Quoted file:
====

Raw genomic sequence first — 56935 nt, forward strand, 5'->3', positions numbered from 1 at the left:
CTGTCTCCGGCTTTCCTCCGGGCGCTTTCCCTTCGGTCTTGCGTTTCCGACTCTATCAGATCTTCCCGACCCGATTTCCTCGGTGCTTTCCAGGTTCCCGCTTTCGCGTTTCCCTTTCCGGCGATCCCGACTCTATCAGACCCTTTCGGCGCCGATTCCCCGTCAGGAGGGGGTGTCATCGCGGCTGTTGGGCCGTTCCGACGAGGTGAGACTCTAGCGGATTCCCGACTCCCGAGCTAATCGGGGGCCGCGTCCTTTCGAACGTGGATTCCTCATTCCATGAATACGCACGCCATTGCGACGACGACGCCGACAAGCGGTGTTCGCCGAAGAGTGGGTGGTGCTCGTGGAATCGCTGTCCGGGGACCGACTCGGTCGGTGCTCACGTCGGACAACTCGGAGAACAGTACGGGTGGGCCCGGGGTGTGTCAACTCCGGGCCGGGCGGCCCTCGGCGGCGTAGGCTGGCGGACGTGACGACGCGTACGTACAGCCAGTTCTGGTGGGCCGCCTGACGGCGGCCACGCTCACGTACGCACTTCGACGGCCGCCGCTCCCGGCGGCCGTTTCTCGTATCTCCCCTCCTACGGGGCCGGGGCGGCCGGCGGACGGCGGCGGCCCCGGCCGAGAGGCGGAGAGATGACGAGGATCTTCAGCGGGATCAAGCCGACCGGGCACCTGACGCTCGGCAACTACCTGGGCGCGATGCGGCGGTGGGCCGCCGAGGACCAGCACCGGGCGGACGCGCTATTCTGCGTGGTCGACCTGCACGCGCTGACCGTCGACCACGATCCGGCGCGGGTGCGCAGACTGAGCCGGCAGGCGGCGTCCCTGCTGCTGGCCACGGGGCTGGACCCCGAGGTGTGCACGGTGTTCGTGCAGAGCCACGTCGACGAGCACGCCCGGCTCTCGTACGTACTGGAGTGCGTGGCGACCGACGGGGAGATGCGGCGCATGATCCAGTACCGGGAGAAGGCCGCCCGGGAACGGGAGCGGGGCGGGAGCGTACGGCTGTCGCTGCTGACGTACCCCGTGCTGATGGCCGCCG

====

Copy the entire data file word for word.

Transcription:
Raw genomic sequence first — 56935 nt, forward strand, 5'->3', positions numbered from 1 at the left:
CTGTCTCCGGCTTTCCTCCGGGCGCTTTCCCTTCGGTCTTGCGTTTCCGACTCTATCAGATCTTCCCGACCCGATTTCCTCGGTGCTTTCCAGGTTCCCGCTTTCGCGTTTCCCTTTCCGGCGATCCCGACTCTATCAGACCCTTTCGGCGCCGATTCCCCGTCAGGAGGGGGTGTCATCGCGGCTGTTGGGCCGTTCCGACGAGGTGAGACTCTAGCGGATTCCCGACTCCCGAGCTAATCGGGGGCCGCGTCCTTTCGAACGTGGATTCCTCATTCCATGAATACGCACGCCATTGCGACGACGACGCCGACAAGCGGTGTTCGCCGAAGAGTGGGTGGTGCTCGTGGAATCGCTGTCCGGGGACCGACTCGGTCGGTGCTCACGTCGGACAACTCGGAGAACAGTACGGGTGGGCCCGGGGTGTGTCAACTCCGGGCCGGGCGGCCCTCGGCGGCGTAGGCTGGCGGACGTGACGACGCGTACGTACAGCCAGTTCTGGTGGGCCGCCTGACGGCGGCCACGCTCACGTACGCACTTCGACGGCCGCCGCTCCCGGCGGCCGTTTCTCGTATCTCCCCTCCTACGGGGCCGGGGCGGCCGGCGGACGGCGGCGGCCCCGGCCGAGAGGCGGAGAGATGACGAGGATCTTCAGCGGGATCAAGCCGACCGGGCACCTGACGCTCGGCAACTACCTGGGCGCGATGCGGCGGTGGGCCGCCGAGGACCAGCACCGGGCGGACGCGCTATTCTGCGTGGTCGACCTGCACGCGCTGACCGTCGACCACGATCCGGCGCGGGTGCGCAGACTGAGCCGGCAGGCGGCGTCCCTGCTGCTGGCCACGGGGCTGGACCCCGAGGTGTGCACGGTGTTCGTGCAGAGCCACGTCGACGAGCACGCCCGGCTCTCGTACGTACTGGAGTGCGTGGCGACCGACGGGGAGATGCGGCGCATGATCCAGTACCGGGAGAAGGCCGCCCGGGAACGGGAGCGGGGCGGGAGCGTACGGCTGTCGCTGCTGACGTACCCCGTGCTGATGGCCGCCG